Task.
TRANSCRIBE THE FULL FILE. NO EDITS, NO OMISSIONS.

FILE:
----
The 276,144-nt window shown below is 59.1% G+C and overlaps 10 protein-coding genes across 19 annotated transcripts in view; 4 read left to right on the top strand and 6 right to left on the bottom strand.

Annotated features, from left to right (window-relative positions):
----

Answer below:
The 276,144-nt window shown below is 59.1% G+C and overlaps 10 protein-coding genes across 19 annotated transcripts in view; 4 read left to right on the top strand and 6 right to left on the bottom strand.

Annotated features, from left to right (window-relative positions):